New research shows how 'genetic fingerprinting' can be used to track the spread of STDs

New research shows it could be possible to follow the spread of bacterial sexually transmitted diseases (STDs) through the population by tracking the individuals in a city infected with the same strain of the bacterium. This could help provide better information to public health workers, allowing them to develop more effective public health campaigns.

The research published in The Lancet shows how the team used molecular typing or genetic fingerprinting to identify the gonorrhoea strains infecting individuals in London. They found the typing identified a number of common strains which appear to identify individuals in the major sexual networks in London.

Professor Brian Spratt, from Imperial College London, and senior author of the paper said: "Gonorrhoea is a good indicator of unsafe sex but most infections don't spread much and most strains in London are only found in one or a few individuals. However, occasionally a strain gets into a group of individuals with high rates of partner exchange and it can then spread rapidly and cause an outbreak or become endemic. Our approach can identify these major strains and the individuals infected with them, who are at increased risk of acquiring other STDs, including HIV/AIDS."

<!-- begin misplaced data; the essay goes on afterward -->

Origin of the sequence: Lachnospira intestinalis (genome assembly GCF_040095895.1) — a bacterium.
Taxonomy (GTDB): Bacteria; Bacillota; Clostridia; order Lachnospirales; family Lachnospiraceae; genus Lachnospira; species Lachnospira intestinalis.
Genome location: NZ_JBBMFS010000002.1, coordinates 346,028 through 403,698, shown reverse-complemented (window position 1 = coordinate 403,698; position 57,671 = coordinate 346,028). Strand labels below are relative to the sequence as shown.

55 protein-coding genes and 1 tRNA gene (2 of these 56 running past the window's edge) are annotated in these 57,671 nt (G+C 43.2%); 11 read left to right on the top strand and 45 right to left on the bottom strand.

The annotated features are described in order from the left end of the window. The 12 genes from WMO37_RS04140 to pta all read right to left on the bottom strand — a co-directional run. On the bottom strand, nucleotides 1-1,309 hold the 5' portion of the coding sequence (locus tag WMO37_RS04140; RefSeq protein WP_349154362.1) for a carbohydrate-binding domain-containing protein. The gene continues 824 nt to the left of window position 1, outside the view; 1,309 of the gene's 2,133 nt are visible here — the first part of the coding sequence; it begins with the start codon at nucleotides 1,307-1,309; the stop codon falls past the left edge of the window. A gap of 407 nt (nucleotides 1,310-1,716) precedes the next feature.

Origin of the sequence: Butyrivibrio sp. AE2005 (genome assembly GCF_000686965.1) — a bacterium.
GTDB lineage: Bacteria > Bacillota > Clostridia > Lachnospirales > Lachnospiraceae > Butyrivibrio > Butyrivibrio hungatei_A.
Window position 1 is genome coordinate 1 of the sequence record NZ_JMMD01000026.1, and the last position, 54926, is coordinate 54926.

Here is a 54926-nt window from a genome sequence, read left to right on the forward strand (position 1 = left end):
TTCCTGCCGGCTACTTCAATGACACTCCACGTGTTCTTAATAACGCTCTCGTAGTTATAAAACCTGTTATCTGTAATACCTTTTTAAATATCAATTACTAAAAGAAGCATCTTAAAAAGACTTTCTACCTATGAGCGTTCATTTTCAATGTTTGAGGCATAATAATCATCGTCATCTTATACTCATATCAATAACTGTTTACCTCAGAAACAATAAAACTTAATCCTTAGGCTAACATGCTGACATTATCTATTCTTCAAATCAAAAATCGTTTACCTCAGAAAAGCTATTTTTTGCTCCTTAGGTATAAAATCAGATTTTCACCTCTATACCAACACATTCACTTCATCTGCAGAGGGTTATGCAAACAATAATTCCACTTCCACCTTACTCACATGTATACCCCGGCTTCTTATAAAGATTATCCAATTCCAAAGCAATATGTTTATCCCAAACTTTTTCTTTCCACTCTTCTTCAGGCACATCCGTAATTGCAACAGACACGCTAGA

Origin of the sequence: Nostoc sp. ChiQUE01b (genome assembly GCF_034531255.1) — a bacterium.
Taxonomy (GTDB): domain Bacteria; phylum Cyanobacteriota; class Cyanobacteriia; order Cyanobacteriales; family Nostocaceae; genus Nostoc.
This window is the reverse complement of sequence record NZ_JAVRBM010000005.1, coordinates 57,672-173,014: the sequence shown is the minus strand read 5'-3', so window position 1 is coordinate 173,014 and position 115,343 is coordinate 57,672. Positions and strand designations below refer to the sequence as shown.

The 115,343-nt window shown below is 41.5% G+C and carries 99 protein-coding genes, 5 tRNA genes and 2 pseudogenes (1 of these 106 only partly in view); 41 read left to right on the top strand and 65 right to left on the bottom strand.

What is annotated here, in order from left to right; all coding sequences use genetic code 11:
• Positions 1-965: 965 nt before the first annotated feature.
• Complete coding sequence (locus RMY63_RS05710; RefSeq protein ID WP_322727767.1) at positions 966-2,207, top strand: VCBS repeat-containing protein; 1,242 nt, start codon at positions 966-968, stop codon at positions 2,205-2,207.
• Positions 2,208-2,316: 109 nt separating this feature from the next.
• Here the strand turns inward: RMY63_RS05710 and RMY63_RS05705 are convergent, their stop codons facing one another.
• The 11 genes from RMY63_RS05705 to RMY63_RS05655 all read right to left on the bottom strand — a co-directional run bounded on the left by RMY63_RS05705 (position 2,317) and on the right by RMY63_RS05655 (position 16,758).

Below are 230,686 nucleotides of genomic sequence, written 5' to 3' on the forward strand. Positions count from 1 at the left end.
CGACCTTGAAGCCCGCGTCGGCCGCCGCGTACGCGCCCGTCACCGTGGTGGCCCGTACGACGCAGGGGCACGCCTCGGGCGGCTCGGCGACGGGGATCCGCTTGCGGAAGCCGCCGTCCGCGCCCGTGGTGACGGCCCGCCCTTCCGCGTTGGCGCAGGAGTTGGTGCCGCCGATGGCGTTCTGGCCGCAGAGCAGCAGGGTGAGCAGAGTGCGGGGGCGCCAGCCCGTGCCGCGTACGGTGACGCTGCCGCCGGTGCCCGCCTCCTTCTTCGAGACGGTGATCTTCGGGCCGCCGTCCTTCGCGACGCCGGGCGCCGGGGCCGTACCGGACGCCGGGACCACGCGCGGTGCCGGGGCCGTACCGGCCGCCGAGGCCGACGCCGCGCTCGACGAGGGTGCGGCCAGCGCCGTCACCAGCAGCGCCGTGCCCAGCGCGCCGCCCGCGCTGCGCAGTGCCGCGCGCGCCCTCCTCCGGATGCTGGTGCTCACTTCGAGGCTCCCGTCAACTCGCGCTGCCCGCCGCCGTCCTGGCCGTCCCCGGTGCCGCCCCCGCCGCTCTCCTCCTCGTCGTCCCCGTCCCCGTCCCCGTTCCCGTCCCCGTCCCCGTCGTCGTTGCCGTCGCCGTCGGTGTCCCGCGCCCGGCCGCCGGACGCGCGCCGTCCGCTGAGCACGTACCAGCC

The researchers from Imperial College London and the Health Protection Agency used molecular typing to analyse different strains of gonorrhoea. Out of a total of 2045 strains recovered in London during a six month period, they were able to identify 21 prevalent strains, each infecting between 20 and 124 individuals. Seven of these strains were almost exclusively from homosexual men, while the other 14 were from almost exclusively from heterosexuals, suggesting very little spread of gonorrhoea between different behavioural groups.

Professor Catherine Ison, from the Health Protection Agency, and one of the paper's authors, added: "The creation of more highly targeted public health interventions could be of enormous value. Particular strains of gonorrhoea can become concentrated in certain groups if enough people are having unprotected sex. Traditional contact tracing methods may not always prove entirely reliable, but combined with this new method, we can more effectively identify which groups are most at risk, and create localised targeted public health campaigns."

There are around 17,000 cases of gonorrhoea in the UK a year, affecting mainly sub-groups of the population, with homosexual men and the Afro-Caribbean population most affected.

Professor Spratt added: "The genetic fingerprinting shows there are a number of key strains which are responsible for the bulk of infections. With this new approach we should be able to identify new outbreaks of gonorrhoea as they emerge and try to intervene and eradicate them before they become endemic."

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